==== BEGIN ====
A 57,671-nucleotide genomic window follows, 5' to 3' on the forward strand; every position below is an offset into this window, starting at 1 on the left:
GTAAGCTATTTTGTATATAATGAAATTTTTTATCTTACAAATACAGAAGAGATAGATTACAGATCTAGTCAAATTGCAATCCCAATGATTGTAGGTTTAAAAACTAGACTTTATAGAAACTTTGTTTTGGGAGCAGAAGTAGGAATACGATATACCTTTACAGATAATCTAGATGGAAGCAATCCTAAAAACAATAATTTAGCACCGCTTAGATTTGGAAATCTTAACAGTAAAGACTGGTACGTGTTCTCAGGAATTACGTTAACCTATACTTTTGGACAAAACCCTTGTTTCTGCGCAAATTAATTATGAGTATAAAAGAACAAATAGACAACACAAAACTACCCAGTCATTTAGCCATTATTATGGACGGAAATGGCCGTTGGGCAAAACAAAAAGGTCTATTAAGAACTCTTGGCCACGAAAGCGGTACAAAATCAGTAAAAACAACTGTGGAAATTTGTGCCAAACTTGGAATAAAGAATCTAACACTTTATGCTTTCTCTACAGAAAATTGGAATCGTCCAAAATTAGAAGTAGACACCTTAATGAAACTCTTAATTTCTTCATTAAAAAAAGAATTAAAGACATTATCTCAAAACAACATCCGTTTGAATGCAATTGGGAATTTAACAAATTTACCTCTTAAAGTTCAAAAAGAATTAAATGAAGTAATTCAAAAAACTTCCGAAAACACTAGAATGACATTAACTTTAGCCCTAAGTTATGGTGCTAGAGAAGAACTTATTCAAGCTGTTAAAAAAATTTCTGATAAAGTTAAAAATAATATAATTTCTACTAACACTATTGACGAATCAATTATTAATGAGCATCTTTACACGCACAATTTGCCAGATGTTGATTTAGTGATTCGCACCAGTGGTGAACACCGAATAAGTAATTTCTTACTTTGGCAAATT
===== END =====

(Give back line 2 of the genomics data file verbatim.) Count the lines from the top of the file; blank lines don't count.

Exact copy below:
GTAAGCTATTTTGTATATAATGAAATTTTTTATCTTACAAATACAGAAGAGATAGATTACAGATCTAGTCAAATTGCAATCCCAATGATTGTAGGTTTAAAAACTAGACTTTATAGAAACTTTGTTTTGGGAGCAGAAGTAGGAATACGATATACCTTTACAGATAATCTAGATGGAAGCAATCCTAAAAACAATAATTTAGCACCGCTTAGATTTGGAAATCTTAACAGTAAAGACTGGTACGTGTTCTCAGGAATTACGTTAACCTATACTTTTGGACAAAACCCTTGTTTCTGCGCAAATTAATTATGAGTATAAAAGAACAAATAGACAACACAAAACTACCCAGTCATTTAGCCATTATTATGGACGGAAATGGCCGTTGGGCAAAACAAAAAGGTCTATTAAGAACTCTTGGCCACGAAAGCGGTACAAAATCAGTAAAAACAACTGTGGAAATTTGTGCCAAACTTGGAATAAAGAATCTAACACTTTATGCTTTCTCTACAGAAAATTGGAATCGTCCAAAATTAGAAGTAGACACCTTAATGAAACTCTTAATTTCTTCATTAAAAAAAGAATTAAAGACATTATCTCAAAACAACATCCGTTTGAATGCAATTGGGAATTTAACAAATTTACCTCTTAAAGTTCAAAAAGAATTAAATGAAGTAATTCAAAAAACTTCCGAAAACACTAGAATGACATTAACTTTAGCCCTAAGTTATGGTGCTAGAGAAGAACTTATTCAAGCTGTTAAAAAAATTTCTGATAAAGTTAAAAATAATATAATTTCTACTAACACTATTGACGAATCAATTATTAATGAGCATCTTTACACGCACAATTTGCCAGATGTTGATTTAGTGATTCGCACCAGTGGTGAACACCGAATAAGTAATTTCTTACTTTGGCAAATT